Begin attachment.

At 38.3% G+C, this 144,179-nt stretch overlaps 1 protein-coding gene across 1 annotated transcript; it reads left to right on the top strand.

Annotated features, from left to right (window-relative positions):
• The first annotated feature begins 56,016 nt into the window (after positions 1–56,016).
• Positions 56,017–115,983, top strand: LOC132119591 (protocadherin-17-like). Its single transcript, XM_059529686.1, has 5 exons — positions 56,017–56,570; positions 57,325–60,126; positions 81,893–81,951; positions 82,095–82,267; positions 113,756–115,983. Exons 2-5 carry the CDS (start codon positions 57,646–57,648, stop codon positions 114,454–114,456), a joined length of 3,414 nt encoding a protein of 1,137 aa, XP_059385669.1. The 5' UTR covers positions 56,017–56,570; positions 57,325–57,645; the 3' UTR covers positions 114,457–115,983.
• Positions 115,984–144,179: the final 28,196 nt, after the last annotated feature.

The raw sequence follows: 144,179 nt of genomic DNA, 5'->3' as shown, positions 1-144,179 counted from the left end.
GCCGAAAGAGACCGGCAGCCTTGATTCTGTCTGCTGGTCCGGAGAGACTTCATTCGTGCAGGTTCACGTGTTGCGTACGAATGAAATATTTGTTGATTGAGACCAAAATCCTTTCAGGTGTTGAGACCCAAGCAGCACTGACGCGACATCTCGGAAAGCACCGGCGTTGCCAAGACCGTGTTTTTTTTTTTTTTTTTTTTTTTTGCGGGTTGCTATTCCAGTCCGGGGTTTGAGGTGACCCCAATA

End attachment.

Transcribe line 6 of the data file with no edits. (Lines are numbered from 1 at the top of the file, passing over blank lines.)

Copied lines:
The raw sequence follows: 144,179 nt of genomic DNA, 5'->3' as shown, positions 1-144,179 counted from the left end.